Tag Archives: symposium

In Focus symposium on Games, Gamification and Games Based Learning

The Centre for Distance Education (CDE) at the University of London have, for many years, run an excellent annual conference on Research and Innovation in Distance Education (RIDE). They also, from time to time, host occasional symposia on current issues in HE. Late in 2014 I was approached by Steve Warburton to design and co-host one such ‘In Focus’ event around games and gamification (linking into the current interest in this area).

Adrian Hon speaking

Adrian Hon (SixToStart), one of our invited speakers

I’ve known Steve for a while, and it was a real pleasure to work with him over the next few months to scope out and book a range of perspectives on games, gamification and learning from HE and industry. We particularly wanted to set up points of contention/discussion, and also include ample opportunity for active playful participation.

The symposium took place on 4th March 2015, in the impressive surroundings of Senate House, and from our point of view certainly fulfilled the above aims: we had the 100-strong audience scrabbling under chairs and on the floor to create epic stories from brickabrack, solve clues and battle for grand prizes; over lunch groups were playing noisy games of CubeQuest; and we heard some challenging perspectives for and against ‘gamification’ along with some inspiring examples of well designed games-based learning experiences.

I’d designed a new variant of my ‘Curate-a-fact‘ game to get teams working together during the day, and it worked a treat – with eleven teams (60 people) submitting games by the end of the day.

Participants playing card game

Participants playing the conference game

A detailed writeup of the event will soon appear on the CDE site, but in the meantime there’s a great Storify narrative which gives a good sense of the day by Katie Piatt, and pictures on Flickr.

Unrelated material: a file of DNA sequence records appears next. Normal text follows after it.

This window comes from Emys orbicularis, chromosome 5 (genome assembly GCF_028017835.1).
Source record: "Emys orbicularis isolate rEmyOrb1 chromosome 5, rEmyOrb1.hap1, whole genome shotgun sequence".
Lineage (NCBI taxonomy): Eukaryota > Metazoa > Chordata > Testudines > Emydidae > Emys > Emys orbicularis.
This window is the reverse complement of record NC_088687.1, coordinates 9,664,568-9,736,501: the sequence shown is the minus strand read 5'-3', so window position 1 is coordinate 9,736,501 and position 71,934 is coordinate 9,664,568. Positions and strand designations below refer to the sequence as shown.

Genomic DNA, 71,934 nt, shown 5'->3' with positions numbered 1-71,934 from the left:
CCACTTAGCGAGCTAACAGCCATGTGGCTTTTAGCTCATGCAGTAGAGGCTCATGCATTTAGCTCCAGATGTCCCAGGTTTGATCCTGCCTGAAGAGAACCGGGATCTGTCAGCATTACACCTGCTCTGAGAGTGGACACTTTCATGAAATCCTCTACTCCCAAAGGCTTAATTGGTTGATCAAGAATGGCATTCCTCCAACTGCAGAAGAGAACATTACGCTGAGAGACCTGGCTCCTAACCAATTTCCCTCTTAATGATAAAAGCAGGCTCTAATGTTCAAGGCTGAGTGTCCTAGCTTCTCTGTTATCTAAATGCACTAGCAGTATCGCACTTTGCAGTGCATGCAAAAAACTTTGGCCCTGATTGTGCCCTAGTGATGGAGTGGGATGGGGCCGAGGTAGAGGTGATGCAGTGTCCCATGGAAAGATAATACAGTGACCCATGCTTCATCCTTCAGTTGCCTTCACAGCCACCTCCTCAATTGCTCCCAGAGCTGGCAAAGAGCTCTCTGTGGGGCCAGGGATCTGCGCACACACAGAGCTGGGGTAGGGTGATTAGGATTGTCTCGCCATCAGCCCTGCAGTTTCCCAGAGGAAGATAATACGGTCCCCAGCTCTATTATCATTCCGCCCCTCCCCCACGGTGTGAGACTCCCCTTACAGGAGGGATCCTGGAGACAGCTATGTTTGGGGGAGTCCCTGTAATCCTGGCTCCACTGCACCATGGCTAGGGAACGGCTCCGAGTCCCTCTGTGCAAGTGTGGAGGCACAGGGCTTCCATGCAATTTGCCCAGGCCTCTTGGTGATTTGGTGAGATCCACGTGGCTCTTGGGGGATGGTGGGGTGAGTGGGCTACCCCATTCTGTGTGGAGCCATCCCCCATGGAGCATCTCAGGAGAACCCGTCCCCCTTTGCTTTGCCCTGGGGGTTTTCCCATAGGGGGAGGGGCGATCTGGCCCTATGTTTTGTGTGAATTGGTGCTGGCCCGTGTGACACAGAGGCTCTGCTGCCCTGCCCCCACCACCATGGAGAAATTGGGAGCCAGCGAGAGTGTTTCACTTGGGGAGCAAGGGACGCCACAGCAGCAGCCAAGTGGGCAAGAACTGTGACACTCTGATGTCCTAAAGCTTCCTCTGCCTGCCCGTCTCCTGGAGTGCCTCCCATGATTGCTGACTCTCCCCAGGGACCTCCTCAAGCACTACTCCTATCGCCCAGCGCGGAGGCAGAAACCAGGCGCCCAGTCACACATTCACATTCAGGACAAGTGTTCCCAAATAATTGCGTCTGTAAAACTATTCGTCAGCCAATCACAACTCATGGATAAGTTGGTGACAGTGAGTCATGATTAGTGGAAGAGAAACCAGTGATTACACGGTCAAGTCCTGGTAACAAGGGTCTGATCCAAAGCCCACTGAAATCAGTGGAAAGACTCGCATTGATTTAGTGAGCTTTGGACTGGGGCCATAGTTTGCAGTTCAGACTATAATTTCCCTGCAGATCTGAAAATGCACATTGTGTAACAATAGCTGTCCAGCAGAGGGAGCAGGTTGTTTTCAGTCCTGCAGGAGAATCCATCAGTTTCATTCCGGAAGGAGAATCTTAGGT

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Engaging Visitors Through Play

Titanic Belfast

Titanic Belfast

The Museums Computer Group (MCG) is an excellent voluntary group serving museums in the UK (and wider) with support for those involved in creating digital experiences for visitors, and digital and information systems behind the scenes. As well as their annual conference (UK Museums on the Web) and lively discussion forum, they also organise a range of innovative meetings, symposiums and gatherings around topical issues.

I was delighted to be invited to speak at one such event, Engaging Visitors Through Play, hosted by Alan Hook and Oonagh Murphy at the University of Ulster in central Belfast. Based around the theme of play and games within museum contexts, the event pulled together ‘experts’ from around the UK alongside museums and creative companies from Northern Ireland, to create what looked like a fabulous line-up. As well as speaking about low cost game developments for learning, I was to join in a panel involving Sharna Jackson (Tate Kids) and Danny Birchall (Wellcome Collection), both of whom I’ve been wanting to meet and hear from for some time: so I was looking forward to the day hugely as it arrived.

The room was packed comfortably with a museum and creative audience, and Mia Ridge (Chair of MCG) outlined the work of the Group for those not familiar, and described some of the areas museums are currently interested in (or struggling with). Nico Fell from AV Browne, a creative agency in Belfast, hosted the first group of speakers. Lyndsey Jackson kicked off by telling us fascinating stories about her playful local immersive theatre company, Kabosh (my favourite being Belfast Bred, a culinary tour – with tasting – through 1912 Belfast); Oonagh and Alan then presented their own work on hack days and rapid development, and the MyNI photo challenge game in conjunction with the NI Tourist Board which gathered over 1800 players. A discussion around the markers of ‘success’ for games/play-based projects ensued: in this case the NI Tourist Board happy with the estimated £50,000 worth of royalty-free photographs they obtained; whereas museums might be happier with increased visitor numbers or widening visitor groups.

Wellcome Collection's High Tea

Wellcome Collection’s High Tea